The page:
Youth Services Law

Showing 22 posts from 2011.

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Posted In Miscellaneous

to link to an article about my recent trial win. I will be back on Monday after the holidays with more in the mandated reporters series.

Mandated Reporters: An Object Lesson

I have posted previously (here, here, and here) about the perils of failing to report child abuse. Now there is another report of a lawsuit filed against a church for failing to report suspected abuse.

Mandated Reporters: Know Your Statutes

One point I forgot when I started this series is that the U.S. Department of Health & Human Services has a website that is an excellent resource.

Mandated Reporters: Where to Report

One question that the Penn State scandal has raised is to whom mandated reporters should report.  North Carolina, for example, requires a report to county social services department.  Directors of child care facilities must report directly to the State Bureau of Investigation. Georgia also requires a report to social services or law enforcement, but allows a staff member to report to a supervisor, who then must make the report.  This practice of allowing in-house reports has received a lot of criticism lately, but it is a sensible system.

Continue reading Mandated Reporters: Where to Report ›

Mandatory Reporting of Child Abuse

One of the consequences of the Penn State scandal is intense interest in statutes that require certain people to report suspicions of child abuse.   These "mandated reporters" are subject to a variety of penalties for failing to report, depending on the law in the specific state.  Given that interest, I decided a series of posts on the topic might be helpful.  So, follow along the next few days as I examine some of the principles involved.

Mandated Reporters: Who Should Report?

The initial question in mandated reporter statutes is who must report suspected abuse.  The two states where I am licensed, Georgia and North Carolina, are at opposite ends of the spectrum on that question.  Georgia lists specific occupations, O.C.G.A. § 19-7-5, while North Carolina requires "any person or institution" to report.  N.C.G.A. § 7B-301.   Most states are on Georgia's end of the spectrum.

Who must report, however, is not the same as who should report abuse.  The best practice is for all organizations that serve young people to report suspected abuse.  That policy, of course, carries with it the obligation to train staff members to recognize abuse. Fortunately, many state agencies offer such training.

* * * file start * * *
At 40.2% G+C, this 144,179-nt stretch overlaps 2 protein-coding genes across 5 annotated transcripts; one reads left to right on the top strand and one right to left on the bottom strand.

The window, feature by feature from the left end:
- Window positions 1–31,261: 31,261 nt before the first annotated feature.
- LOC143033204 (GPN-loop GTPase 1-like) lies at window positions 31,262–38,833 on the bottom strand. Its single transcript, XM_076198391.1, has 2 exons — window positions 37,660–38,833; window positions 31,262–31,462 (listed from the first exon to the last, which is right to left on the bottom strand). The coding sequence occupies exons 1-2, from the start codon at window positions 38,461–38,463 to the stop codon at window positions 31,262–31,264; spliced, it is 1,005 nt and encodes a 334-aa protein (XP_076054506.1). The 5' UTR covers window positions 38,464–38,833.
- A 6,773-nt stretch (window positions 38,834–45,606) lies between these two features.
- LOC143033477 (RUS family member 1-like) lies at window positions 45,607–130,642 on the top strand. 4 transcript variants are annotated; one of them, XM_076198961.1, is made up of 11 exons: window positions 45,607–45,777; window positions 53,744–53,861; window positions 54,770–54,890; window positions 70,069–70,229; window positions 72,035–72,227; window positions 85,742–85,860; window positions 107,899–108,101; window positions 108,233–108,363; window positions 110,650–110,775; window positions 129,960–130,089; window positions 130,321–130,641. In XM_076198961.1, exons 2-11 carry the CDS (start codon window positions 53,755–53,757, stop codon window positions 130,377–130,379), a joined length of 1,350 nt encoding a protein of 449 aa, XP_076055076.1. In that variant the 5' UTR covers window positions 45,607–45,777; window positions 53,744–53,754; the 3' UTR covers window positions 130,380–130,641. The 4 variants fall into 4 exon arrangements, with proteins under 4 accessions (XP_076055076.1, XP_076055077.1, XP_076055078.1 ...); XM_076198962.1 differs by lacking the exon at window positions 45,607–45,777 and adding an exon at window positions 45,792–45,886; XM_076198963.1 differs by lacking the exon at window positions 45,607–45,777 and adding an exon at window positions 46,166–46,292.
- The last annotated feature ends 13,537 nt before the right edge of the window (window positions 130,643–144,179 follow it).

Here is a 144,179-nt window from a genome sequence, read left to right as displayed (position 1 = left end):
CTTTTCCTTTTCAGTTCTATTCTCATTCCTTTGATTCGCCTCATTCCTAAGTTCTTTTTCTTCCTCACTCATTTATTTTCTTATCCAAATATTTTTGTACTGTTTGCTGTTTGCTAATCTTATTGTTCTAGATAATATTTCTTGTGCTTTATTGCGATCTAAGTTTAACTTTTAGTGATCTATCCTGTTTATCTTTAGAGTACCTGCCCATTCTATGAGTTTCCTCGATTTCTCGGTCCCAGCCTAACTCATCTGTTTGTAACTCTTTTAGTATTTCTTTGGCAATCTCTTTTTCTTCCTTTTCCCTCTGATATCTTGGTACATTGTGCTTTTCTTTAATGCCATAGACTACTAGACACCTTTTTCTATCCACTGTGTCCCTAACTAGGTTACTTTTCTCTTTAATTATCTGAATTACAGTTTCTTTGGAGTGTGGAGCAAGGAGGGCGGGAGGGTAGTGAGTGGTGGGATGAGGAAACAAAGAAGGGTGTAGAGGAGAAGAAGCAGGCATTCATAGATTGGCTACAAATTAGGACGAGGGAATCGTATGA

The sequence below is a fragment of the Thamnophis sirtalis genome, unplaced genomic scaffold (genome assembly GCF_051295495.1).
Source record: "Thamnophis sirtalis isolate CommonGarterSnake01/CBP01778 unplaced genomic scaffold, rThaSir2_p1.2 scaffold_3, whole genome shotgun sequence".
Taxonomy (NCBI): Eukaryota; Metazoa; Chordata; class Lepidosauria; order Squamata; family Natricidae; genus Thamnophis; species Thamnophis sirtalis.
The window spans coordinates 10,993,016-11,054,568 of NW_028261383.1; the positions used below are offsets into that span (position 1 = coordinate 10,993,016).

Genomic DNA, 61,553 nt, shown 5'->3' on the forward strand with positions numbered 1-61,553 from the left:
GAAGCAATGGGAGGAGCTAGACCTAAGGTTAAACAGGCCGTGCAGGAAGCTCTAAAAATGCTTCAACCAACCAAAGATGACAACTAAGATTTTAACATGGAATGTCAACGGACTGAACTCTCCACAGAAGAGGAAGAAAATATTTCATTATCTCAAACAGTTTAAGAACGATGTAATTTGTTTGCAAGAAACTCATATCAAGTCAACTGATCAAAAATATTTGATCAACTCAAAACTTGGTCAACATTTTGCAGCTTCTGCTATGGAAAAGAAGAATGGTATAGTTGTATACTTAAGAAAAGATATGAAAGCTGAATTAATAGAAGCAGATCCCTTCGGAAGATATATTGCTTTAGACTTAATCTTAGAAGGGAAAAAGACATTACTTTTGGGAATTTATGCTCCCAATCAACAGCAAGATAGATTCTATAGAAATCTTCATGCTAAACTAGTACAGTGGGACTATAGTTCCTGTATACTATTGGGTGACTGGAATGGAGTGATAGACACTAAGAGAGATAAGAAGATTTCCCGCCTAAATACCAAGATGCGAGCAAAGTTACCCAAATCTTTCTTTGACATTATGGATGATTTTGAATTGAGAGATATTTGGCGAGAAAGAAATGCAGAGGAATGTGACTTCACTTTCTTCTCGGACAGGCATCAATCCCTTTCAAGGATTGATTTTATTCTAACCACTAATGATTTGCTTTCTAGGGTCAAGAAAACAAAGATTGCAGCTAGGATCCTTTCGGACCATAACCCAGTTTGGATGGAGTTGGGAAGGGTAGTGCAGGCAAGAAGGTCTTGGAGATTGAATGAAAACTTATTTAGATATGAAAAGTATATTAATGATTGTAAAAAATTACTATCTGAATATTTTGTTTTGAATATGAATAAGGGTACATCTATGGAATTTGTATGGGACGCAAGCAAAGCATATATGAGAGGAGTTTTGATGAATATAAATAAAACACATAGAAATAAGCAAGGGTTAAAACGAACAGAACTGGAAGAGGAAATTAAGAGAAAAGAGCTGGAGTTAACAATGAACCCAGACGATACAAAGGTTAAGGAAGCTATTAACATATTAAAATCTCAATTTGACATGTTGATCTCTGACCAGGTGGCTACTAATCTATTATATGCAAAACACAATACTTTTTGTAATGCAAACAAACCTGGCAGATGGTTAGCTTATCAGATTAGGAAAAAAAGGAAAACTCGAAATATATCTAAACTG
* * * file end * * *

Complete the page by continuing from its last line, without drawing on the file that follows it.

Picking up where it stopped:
Check first with your licensing organization to see what training it offers.  Next, look at online training, such as the California Mandated Reporter Project and the Illinois Department of Children and Family Services.  Finally, talk to organizations with a training curriculum, such as the Safe Sanctuaries program of the United Methodist Church.

Catching up with Penn State

Posted In Child Abuse

I have been in trial, and only recently have surfaced. Apparently, all sorts of interesting things happened while I was distracted, starting with the allegations about Sandusky at Penn State. I am still gathering information, so I don't have a lot of strong opinions (yet). What I have read so far, however, fits a very familiar pattern. Allegations about a trusted authority figure, reports that get garbled as they go up the chain of authority, an instinctive disbelief that such things could be happening here -- all in all, a very difficult task to sort out what actually happened. I am not surprised that the grand jury took a couple of years to work through all of the various reports.

One caution, though, about the grand jury summary. By definition, those are summaries. They leave out a lot of facts, and it is never a good idea to reach conclusions by filling in those gaps, no matter how logical it seems.

Three-Year Old Racists?

According to an article this week in the Daily Mail, a mandatory reporting policy in Britain has resulted in students as young as preschool being accused of various kinds of intolerance.  The article's claims that the children's records will follow them into adulthood may be a bit overwrought, but there is not much doubt that the labels would make their later education more difficult.  If the facts in the article are accurate, it certainly appears to be another instance of well-meaning policies combined with overly broad definitions that have harsh unintended consequences.

Resources to Prevent Bullying

At the ACA Southeastern conference yesterday, I attended an excellent workshop on prevention of bullying at camps.  In a couple of weeks, it should be available on the website. In the interim, I found some good resources at the Georgia Department of Education and CDC websites for developing policies.

I am a bit ambivalent about this new emphasis on bullying. There is no doubt that bullying can have serious consequences, and at its extremes needs to be quashed. I worry, though, that the currently popular definition may be too broad, and sweeps in low-level behavior that children need to learn to overcome as part of the growing up process. Given the recent studies indicating that low levels of stress help develop emotional stability,  I wonder if sometimes our protection of our children may deprive them of important problem-solving skills.

Teen Moodiness, Risk-Taking May Be Essential to Later Success

The upcoming issue of National Geographic has a fascinating article summarizing recent studies into teen behavior, and analyzing why the things that drive the rest of us nuts may be essential to their success as adults.

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